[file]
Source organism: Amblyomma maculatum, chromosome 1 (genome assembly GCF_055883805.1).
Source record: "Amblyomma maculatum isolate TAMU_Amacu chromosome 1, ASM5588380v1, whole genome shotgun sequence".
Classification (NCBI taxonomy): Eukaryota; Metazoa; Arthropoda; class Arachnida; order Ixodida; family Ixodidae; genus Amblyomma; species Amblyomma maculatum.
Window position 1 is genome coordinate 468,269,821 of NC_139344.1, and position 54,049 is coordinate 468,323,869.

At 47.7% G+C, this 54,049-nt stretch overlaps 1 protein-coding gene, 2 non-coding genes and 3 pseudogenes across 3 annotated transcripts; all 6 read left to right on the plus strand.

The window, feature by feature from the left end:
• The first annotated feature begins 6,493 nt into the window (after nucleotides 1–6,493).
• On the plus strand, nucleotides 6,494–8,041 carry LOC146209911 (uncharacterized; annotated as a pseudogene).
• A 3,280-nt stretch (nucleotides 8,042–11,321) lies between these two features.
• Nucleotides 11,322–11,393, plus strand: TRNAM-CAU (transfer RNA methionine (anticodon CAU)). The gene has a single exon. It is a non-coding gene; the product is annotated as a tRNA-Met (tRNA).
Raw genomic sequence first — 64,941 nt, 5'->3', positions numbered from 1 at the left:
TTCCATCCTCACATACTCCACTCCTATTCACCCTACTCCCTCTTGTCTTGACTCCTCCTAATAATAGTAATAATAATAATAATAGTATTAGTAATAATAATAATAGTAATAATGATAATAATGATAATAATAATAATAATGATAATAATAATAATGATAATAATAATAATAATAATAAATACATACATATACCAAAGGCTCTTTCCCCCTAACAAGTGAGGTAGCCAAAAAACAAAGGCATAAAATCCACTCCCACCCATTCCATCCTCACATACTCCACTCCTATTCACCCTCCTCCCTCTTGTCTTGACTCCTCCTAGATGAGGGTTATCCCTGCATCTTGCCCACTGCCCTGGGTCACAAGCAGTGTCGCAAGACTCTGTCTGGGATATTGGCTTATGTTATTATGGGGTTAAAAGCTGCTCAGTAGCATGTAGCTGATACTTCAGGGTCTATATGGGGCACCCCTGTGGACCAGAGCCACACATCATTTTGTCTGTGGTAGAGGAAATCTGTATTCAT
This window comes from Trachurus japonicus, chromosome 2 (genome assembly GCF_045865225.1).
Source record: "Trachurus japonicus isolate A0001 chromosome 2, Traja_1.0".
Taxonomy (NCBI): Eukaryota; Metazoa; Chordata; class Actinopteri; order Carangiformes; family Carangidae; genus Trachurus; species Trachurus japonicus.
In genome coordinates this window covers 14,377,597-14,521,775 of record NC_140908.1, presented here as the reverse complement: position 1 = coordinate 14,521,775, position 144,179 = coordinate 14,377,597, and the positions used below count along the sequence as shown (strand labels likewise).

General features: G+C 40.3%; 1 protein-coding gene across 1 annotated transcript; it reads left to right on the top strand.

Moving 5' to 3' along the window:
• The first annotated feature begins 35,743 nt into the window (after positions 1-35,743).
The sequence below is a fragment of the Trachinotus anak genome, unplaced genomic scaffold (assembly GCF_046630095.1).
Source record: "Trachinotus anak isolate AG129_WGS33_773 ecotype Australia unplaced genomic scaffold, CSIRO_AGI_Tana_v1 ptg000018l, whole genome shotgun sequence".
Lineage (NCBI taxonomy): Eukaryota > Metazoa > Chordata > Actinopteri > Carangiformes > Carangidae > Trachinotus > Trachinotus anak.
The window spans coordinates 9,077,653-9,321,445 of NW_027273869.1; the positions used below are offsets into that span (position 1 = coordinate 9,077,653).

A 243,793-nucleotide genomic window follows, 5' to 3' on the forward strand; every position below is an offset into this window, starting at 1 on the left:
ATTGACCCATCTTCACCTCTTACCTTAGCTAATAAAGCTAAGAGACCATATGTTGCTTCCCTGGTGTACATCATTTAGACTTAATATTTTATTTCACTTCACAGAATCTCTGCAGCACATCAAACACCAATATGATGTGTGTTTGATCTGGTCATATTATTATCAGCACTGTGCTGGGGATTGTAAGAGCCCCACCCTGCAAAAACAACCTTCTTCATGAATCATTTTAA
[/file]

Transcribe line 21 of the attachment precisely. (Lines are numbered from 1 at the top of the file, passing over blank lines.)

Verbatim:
Source record: "Trachinotus anak isolate AG129_WGS33_773 ecotype Australia unplaced genomic scaffold, CSIRO_AGI_Tana_v1 ptg000018l, whole genome shotgun sequence".